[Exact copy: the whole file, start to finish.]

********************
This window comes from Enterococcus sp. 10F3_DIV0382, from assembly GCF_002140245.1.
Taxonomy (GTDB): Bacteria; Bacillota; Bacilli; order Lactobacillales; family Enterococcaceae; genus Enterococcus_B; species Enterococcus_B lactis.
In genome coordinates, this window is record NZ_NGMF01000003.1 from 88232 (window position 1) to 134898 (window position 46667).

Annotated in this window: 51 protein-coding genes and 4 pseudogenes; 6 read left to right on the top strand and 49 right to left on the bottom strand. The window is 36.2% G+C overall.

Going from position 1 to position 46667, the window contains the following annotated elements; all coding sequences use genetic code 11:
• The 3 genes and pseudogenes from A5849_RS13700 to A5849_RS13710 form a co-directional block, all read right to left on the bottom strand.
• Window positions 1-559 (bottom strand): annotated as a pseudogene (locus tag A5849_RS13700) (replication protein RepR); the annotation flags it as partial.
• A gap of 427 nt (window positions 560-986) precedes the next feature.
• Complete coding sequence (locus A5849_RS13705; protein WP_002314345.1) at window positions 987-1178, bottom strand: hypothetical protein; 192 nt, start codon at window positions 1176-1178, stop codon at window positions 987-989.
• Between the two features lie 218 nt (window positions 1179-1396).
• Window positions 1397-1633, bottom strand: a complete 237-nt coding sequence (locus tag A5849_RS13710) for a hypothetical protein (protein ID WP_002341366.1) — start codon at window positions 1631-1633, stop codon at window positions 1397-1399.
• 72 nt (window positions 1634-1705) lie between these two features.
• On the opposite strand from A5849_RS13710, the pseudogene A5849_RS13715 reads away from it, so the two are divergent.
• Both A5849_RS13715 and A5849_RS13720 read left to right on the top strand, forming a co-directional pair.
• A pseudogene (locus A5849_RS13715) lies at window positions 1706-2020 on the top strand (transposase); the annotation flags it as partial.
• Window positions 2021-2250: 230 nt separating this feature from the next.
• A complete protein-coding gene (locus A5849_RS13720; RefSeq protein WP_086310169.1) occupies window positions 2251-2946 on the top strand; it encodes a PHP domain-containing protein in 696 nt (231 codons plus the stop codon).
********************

This window comes from Enterococcus sp. 10F3_DIV0382, from assembly GCF_002140245.1.
Taxonomy (GTDB): Bacteria; Bacillota; Bacilli; order Lactobacillales; family Enterococcaceae; genus Enterococcus_B; species Enterococcus_B lactis.
In genome coordinates, this window is record NZ_NGMF01000003.1 from 88232 (window position 1) to 134898 (window position 46667).

Annotated in this window: 51 protein-coding genes and 4 pseudogenes; 6 read left to right on the top strand and 49 right to left on the bottom strand. The window is 36.2% G+C overall.

Going from position 1 to position 46667, the window contains the following annotated elements; all coding sequences use genetic code 11:
• The 3 genes and pseudogenes from A5849_RS13700 to A5849_RS13710 form a co-directional block, all read right to left on the bottom strand.
• Window positions 1-559 (bottom strand): annotated as a pseudogene (locus tag A5849_RS13700) (replication protein RepR); the annotation flags it as partial.
• A gap of 427 nt (window positions 560-986) precedes the next feature.
• Complete coding sequence (locus A5849_RS13705; protein WP_002314345.1) at window positions 987-1178, bottom strand: hypothetical protein; 192 nt, start codon at window positions 1176-1178, stop codon at window positions 987-989.
• Between the two features lie 218 nt (window positions 1179-1396).
• Window positions 1397-1633, bottom strand: a complete 237-nt coding sequence (locus tag A5849_RS13710) for a hypothetical protein (protein ID WP_002341366.1) — start codon at window positions 1631-1633, stop codon at window positions 1397-1399.
• 72 nt (window positions 1634-1705) lie between these two features.
• On the opposite strand from A5849_RS13710, the pseudogene A5849_RS13715 reads away from it, so the two are divergent.
• Both A5849_RS13715 and A5849_RS13720 read left to right on the top strand, forming a co-directional pair.
• A pseudogene (locus A5849_RS13715) lies at window positions 1706-2020 on the top strand (transposase); the annotation flags it as partial.
• Window positions 2021-2250: 230 nt separating this feature from the next.
• A complete protein-coding gene (locus A5849_RS13720; RefSeq protein WP_086310169.1) occupies window positions 2251-2946 on the top strand; it encodes a PHP domain-containing protein in 696 nt (231 codons plus the stop codon).